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Office of Theology and Worship offers supplemental guidance for online communion

 

Included are guidelines for holding online services

July 1, 2020

The Office of Theology & Worship is offering Presbyterians supplemental guidance for online communion. (Photo illustration by Tammy Warren)

Since the Office of the General Assembly issued an advisory opinion from the Rev. Dr. J. Herbert Nelson, II, the Stated Clerk of the General Assembly of the Presbyterian Church (U.S.A.), saying that churches can hold online or virtual communion during an emergency/pandemic, the church’s Office of Theology and Worship released the statement “Celebrating the Sacraments in a Time of Emergency/Pandemic.”

Acknowledging that the COVID-19 pandemic “disrupted the basic patterns of life of the body of Christ” and “presented challenges not anticipated in our confessions or polity,” the statement affirms “that the resources or our tradition can help us make faithful decisions in light of the rapidly changing events and new contexts for ministry.”

For congregations seeking to “discern faithful forms of worship and service,” the statement identifies certain critical theological considerations that are important to keep in mind. It also upholds the variety of ways Presbyterian congregations and other denominational partners have sought to navigate the current challenges of our time.

Examples include:

  • Exploring forms of service inspired by sacramental worship, such as organizing ministries of feeding as an outgrowth of our eucharistic formation
  • Making use of the church’s provisions for baptism apart from public worship
  • Experimenting with online celebrations of the sacraments, which the advisory opinion addresses.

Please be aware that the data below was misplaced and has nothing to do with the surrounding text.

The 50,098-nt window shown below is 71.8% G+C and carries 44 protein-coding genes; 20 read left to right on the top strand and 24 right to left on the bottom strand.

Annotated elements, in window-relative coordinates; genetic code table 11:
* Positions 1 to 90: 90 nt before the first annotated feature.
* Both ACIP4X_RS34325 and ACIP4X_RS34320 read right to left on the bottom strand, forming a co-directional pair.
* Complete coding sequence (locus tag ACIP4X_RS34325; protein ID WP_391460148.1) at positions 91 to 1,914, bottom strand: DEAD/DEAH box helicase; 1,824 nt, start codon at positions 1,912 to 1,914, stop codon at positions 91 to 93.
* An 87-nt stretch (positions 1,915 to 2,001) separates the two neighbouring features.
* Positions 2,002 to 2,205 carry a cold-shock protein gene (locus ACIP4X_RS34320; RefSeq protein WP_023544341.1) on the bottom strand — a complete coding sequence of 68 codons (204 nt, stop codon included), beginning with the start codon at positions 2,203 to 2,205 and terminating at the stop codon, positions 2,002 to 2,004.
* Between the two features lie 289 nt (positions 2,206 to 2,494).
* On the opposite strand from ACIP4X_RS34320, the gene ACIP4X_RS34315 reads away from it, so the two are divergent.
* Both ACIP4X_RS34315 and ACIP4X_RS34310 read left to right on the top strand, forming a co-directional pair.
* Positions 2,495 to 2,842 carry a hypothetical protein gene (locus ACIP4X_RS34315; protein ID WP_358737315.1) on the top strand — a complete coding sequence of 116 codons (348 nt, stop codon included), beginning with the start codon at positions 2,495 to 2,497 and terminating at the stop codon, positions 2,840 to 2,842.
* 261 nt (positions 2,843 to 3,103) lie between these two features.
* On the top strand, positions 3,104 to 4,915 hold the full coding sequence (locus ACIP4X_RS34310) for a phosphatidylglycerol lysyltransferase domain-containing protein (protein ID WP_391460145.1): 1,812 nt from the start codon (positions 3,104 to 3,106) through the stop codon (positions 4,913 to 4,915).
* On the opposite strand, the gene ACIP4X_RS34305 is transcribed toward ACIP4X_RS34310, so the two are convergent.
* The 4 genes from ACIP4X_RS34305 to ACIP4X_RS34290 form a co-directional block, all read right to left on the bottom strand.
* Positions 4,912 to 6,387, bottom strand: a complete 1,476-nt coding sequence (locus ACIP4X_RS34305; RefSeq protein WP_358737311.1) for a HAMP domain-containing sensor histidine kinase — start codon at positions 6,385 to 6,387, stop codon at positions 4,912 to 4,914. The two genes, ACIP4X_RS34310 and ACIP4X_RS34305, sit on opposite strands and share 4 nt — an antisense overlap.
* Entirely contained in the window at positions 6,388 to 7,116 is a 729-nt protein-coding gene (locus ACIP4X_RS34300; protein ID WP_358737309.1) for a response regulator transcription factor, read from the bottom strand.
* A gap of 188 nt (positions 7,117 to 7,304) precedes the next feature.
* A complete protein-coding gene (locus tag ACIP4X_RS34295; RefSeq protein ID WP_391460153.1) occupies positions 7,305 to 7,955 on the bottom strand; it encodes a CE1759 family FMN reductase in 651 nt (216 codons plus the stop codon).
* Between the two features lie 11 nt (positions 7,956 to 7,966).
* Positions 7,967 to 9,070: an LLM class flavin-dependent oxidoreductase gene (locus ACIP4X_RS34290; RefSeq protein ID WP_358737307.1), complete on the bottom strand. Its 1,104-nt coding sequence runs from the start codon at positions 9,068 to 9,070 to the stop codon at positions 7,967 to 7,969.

The coordinator for the Office of Theology and Worship, the Rev. Dr. Barry Ensign-George, said the statement is meant as a supplement to the advisory opinion and is designed to help congregations remember and reflect on the range of faithful ways of worshiping during this season of pandemic.

“The permission to observe online communion does not require doing so,” he said.

Because pastoral leaders will reach different conclusions about what is right for the congregation(s) they serve, Ensign-George said that this season calls for Presbyterians “to exercise forbearance toward one another as pastoral leaders discern the leading of the Holy Spirit as they shape worship.”

Click here to review the full “Advisory Opinion on Communion in an Emergency/Pandemic” from the Office of General Assembly.

 Paul Seebeck, Communications Strategist, Mission Communications, Presbyterian Mission Agency

Today’s Focus:  Online Communion

Let us join in prayer for: 

PC(USA) Agencies’ Staff

Suzi Gwinn, Presbyterian Investment & Loan Program
Debbie Haag, Presbyterian Foundation

Let us pray:

Gracious God, we ask that you would give members and leaders creativity and patience as they move expectantly into the new way in the wilderness you are creating for them. Amen.